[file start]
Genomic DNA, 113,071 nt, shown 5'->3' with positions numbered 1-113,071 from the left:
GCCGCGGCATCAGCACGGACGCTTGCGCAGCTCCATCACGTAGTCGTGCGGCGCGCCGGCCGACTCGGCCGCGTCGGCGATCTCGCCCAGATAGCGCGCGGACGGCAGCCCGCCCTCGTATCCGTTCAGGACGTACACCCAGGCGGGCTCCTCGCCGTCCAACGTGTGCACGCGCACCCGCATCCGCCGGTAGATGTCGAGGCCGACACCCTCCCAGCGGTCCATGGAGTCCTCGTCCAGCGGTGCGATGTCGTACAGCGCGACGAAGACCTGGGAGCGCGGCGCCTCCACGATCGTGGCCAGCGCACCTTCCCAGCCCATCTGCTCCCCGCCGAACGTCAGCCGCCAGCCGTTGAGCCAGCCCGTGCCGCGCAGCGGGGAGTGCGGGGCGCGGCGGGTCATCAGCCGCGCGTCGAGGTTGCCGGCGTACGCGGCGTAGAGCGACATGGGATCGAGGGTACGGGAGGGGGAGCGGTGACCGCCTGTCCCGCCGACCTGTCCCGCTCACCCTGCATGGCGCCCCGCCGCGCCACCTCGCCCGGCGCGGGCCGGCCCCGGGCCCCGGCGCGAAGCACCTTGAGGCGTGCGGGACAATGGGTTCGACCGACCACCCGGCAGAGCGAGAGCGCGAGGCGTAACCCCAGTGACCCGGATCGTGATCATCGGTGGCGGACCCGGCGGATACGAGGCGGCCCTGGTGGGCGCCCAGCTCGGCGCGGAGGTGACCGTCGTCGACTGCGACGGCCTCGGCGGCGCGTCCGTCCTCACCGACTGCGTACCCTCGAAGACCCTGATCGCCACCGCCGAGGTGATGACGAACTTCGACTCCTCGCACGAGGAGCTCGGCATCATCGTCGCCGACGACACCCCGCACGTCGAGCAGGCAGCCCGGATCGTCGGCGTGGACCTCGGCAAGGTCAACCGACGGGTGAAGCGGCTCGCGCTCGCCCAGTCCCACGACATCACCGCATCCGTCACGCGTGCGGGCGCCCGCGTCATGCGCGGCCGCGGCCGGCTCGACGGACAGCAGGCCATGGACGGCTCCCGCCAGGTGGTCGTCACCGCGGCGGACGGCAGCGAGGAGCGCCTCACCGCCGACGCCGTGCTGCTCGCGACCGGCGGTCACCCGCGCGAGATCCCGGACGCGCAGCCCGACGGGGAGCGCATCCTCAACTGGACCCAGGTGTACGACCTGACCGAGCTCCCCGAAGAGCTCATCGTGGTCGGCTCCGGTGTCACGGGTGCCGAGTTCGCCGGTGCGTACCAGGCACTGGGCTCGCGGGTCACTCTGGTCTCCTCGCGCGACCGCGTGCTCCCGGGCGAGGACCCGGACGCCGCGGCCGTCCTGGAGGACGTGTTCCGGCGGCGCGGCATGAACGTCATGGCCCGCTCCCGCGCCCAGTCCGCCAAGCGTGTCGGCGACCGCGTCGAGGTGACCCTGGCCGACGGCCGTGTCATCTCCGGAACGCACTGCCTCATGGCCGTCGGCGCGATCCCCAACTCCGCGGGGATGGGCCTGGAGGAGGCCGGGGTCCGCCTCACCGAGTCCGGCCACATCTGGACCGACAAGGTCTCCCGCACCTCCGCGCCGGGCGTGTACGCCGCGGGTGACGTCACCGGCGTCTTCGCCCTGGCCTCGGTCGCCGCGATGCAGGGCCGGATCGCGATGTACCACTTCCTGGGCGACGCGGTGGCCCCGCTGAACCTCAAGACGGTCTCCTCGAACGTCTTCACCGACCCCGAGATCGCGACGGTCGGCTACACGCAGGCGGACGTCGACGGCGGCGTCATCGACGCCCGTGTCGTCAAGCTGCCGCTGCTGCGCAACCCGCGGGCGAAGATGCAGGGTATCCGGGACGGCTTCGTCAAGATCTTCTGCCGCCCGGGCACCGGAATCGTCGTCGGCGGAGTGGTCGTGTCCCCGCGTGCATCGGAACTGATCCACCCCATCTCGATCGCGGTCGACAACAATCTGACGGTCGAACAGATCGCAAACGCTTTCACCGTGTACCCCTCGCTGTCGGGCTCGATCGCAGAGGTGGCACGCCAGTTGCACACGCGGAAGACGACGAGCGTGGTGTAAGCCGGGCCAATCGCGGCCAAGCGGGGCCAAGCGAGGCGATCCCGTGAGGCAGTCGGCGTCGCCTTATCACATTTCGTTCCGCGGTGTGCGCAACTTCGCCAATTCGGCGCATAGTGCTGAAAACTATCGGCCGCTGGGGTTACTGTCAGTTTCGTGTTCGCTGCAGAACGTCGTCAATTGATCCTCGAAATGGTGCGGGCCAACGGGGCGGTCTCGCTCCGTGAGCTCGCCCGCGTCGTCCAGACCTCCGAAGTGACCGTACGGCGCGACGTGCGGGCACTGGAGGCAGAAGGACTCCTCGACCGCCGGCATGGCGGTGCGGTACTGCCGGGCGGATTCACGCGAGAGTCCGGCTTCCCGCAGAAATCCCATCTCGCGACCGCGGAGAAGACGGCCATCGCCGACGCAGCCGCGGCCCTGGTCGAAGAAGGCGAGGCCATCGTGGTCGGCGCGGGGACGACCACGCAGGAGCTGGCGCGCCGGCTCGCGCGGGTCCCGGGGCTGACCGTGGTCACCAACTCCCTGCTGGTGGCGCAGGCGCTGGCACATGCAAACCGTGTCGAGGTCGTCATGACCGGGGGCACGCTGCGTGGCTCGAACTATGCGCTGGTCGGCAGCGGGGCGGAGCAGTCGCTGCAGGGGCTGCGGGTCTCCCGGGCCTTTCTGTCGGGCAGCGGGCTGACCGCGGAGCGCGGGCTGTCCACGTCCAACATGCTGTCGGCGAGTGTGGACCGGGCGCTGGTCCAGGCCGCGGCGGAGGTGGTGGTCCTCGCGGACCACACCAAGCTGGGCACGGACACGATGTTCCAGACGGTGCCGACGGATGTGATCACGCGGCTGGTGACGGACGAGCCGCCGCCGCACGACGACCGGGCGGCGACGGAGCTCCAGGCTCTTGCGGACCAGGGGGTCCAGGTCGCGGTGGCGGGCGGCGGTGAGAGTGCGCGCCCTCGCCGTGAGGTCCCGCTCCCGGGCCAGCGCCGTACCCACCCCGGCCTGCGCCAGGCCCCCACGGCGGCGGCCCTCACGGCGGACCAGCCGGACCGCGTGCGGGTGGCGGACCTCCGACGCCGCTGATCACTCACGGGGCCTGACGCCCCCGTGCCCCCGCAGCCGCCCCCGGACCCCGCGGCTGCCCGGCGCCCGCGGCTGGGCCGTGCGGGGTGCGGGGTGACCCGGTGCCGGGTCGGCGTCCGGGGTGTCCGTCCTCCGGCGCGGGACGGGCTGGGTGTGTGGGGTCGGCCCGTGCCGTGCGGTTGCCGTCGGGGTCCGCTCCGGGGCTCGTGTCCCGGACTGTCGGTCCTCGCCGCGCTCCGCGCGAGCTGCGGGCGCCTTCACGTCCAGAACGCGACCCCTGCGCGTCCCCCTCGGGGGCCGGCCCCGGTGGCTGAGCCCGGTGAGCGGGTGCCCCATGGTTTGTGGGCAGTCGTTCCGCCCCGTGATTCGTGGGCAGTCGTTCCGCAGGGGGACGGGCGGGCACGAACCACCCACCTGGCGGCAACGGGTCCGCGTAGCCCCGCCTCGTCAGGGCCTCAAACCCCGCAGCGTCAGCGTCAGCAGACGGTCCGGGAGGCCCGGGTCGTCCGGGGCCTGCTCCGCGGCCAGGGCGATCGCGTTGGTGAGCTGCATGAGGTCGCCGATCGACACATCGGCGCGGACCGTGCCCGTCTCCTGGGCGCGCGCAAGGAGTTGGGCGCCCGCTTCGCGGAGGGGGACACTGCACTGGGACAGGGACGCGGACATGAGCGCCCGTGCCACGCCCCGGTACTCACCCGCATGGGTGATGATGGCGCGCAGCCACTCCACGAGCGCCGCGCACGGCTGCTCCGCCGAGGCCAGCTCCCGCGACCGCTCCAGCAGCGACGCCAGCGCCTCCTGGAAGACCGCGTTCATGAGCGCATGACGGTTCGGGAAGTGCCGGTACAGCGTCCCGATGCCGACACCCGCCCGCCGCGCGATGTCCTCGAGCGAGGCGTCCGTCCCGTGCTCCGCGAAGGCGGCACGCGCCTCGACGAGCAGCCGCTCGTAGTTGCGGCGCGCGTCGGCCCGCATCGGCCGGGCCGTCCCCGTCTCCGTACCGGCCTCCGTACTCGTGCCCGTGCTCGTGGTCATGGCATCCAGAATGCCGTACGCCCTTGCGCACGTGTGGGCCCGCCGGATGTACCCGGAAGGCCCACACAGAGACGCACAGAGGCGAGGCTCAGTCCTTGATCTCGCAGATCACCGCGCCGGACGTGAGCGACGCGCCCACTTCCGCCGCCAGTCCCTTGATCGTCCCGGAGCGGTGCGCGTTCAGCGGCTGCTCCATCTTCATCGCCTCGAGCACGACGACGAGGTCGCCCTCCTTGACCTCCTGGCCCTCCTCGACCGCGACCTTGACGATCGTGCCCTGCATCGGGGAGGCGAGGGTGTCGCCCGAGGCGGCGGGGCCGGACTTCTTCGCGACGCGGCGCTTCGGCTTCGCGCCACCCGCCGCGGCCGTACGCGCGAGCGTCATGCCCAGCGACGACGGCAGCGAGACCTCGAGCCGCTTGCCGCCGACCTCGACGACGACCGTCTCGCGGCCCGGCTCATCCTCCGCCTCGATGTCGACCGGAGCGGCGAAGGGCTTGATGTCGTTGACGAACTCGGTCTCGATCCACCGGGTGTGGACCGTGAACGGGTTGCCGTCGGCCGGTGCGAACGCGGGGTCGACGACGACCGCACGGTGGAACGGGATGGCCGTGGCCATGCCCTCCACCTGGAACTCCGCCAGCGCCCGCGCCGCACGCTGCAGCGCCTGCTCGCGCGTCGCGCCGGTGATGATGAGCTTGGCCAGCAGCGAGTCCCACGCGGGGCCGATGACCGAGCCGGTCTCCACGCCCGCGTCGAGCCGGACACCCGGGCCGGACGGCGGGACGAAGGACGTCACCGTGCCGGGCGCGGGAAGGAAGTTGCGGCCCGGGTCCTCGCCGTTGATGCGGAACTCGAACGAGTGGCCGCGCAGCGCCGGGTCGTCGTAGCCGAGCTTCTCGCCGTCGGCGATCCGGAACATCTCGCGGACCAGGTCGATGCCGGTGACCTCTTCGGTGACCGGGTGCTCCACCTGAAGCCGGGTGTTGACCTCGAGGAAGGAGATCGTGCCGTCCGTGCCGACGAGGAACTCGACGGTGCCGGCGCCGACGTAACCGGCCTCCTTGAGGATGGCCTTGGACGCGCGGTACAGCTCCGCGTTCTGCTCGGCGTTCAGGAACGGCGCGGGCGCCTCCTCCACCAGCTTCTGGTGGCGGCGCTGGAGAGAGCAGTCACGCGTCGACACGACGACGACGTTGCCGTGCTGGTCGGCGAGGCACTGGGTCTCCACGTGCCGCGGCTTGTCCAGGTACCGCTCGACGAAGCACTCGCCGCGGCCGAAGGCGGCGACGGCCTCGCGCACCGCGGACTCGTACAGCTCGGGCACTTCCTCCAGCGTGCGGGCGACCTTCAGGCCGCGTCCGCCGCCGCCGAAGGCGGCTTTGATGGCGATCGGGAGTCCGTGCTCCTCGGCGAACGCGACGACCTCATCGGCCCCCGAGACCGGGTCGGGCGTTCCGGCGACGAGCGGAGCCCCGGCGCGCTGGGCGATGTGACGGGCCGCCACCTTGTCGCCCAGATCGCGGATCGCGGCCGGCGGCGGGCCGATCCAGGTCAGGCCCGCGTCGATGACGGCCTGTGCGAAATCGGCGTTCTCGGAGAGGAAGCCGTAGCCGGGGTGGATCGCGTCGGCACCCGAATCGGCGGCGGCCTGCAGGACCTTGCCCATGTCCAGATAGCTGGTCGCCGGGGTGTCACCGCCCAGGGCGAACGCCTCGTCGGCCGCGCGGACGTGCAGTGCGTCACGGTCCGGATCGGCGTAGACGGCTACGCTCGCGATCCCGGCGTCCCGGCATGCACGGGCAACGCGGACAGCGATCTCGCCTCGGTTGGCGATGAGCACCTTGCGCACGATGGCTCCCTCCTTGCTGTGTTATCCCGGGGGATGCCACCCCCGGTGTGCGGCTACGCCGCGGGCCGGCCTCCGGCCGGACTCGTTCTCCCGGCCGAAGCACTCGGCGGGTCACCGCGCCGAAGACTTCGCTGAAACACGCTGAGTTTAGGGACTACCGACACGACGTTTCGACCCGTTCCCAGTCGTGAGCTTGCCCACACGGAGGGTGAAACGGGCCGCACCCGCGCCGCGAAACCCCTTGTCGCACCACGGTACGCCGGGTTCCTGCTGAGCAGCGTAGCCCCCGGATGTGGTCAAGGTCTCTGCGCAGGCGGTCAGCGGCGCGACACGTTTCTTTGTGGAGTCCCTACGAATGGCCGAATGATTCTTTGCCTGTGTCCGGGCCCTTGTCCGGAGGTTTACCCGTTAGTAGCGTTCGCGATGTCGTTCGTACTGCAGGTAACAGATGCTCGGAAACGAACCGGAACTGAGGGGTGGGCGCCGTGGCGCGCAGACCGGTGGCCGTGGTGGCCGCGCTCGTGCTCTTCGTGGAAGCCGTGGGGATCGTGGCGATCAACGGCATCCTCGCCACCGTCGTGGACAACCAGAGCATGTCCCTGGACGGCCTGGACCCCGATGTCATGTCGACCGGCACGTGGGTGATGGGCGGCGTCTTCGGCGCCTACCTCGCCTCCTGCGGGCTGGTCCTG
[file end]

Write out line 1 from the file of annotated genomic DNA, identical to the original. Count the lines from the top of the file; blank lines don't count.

Genomic DNA, 113,071 nt, shown 5'->3' with positions numbered 1-113,071 from the left: